Therapy with Substance: Psycholytic psychotherapy in the twenty first century by Dr Friederike Meckel Fischer, Muswell Hill Press, 2015.
In the field where psychedelics and psychotherapy overlap, there are two main schools: the school of psychedelic therapy, most popular in the United States, which aims to give people a complete mystical experience in a very limited number of high-dose sessions, in order to help them overcome problems or reach a certain state that will help transform the person’s life for the better. The therapist generally remains silent throughout the psychedelic sessions and lets happen whatever happens. Psycholytic therapy, on the other hand, generally involves lower doses and a higher number of sessions with a psychedelic substance, and aims to bring to the surface the causes of the problems in someone’s life. By going into these, and by talking about them during the experience, insight comes and the problems dissolve. This latter approach was mainly popular in Europe and is practiced to this day in unofficial settings.
Dr Meckel Fischer is a medical doctor who went on to study many alternative modalities of healing, most notably Holotropic Breathwork under Stanislav Grof and Psycholytic Therapy with the Swiss medical society for psycholytic therapy (SAEPT) under the guidance of Samuel Widmer. She practiced psycholytic therapy (which at that point had become illegal) for some time, until one of her clients reported her to the police. She was put on trial in Switzerland and convicted. This made it possible for her to describe her experience without fearing to be convicted again. The resulting book is both a fascinating personal account of the way she learned from psycholytic therapy herself and the insights she gathered through her many years of experience in treating people.
The first three chapters deal with Dr Meckel Fischer’s personal path to healing and understanding through different types of therapy after a deep crisis in one of her relationships. She started with regular cognitive therapy, but quickly moved on to depth-psychology, and then to transpersonal psychotherapy with the help of holotropic breathwork under the guidance of Grof. At some point Grof pointed her in the direction of therapy with substance and she dove into this path, externally claiming to do it strictly for professional reasons, while at the same time discovering that it really helped her on a personal level as well.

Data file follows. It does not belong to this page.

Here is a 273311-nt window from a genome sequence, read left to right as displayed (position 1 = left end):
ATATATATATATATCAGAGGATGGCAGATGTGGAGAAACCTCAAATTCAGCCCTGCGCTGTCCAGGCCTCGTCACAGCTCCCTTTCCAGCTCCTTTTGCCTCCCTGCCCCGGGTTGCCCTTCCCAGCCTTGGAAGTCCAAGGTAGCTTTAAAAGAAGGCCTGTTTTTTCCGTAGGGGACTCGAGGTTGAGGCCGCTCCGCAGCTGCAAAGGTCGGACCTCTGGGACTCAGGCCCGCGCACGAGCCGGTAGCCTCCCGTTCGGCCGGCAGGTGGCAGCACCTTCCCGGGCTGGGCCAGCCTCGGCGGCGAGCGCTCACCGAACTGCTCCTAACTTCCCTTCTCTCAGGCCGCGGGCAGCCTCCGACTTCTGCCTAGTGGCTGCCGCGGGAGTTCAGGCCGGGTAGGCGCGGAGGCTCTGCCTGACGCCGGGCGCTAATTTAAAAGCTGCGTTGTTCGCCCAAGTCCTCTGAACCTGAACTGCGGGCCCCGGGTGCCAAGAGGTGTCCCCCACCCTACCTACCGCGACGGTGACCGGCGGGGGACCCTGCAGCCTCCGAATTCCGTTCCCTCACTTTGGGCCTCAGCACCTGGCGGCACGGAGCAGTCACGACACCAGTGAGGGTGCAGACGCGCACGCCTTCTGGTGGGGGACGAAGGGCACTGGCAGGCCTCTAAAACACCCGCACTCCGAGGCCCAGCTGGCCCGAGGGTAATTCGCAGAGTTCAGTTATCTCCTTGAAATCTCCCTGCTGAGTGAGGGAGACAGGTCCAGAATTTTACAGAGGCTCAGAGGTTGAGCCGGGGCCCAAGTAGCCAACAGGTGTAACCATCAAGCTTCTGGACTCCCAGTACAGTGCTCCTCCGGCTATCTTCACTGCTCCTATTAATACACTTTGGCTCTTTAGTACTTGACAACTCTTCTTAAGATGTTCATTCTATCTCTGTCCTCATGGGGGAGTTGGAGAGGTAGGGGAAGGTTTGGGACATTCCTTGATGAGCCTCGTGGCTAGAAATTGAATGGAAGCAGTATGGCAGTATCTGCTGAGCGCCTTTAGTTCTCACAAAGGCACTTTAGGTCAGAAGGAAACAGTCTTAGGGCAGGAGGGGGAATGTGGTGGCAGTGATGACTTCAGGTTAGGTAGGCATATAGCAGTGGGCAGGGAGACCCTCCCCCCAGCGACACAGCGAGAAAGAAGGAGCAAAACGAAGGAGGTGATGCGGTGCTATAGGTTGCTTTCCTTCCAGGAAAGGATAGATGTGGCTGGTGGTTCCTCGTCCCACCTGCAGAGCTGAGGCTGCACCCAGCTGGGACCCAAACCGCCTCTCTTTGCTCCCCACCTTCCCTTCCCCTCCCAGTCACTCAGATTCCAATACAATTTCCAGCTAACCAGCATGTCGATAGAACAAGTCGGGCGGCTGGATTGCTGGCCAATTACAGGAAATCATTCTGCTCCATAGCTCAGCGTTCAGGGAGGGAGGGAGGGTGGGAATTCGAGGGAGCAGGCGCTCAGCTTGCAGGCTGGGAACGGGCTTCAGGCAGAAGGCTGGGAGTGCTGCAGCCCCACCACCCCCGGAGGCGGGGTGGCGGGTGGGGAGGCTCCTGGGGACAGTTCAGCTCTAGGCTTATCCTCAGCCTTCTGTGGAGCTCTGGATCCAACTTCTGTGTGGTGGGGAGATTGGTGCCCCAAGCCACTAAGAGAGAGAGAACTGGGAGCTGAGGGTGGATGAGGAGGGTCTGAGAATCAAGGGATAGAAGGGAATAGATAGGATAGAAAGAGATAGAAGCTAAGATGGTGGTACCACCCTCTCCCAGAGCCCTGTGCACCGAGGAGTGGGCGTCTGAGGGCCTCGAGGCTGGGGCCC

The author then goes on to give a brief description of what psychotherapy entails in her opinion. She emphasises that there has to be a motivation for change, but that this change can only be initiated by allowing the unconscious material to come to the surface. Effective therapy and lasting change can only happen if the root cause is addressed, which means that the unconscious and pre-conscious causes, that lie in the transpersonal and perinatal domains emphasised by Grof, are allowed to be integrated into consciousness. Meckel Fischer thinks traditional psychotherapy does not work on this level and is therefore rarely effective in treating deeper issues.
She subsequently describes the different substances used in psycholytic therapy, showing how all of them have both unique and general properties. She acknowledges that people both can and have to learn how to work with these substances, and that initial sessions can lack direction and purpose. With time and experience, the sessions become more focused and people learn how to access their unconscious more intentionally. Meckel Fischer is of the opinion that any guide in a psycholytic therapy session should use the substance themselves along with the patient, as this helps them to sense what is going on within the participant: “A mountain guide cannot lead a walker through territory that they have not explored personally”. Her arguments for this point of view are convincing, although they may be considered controversial from a western medical perspective.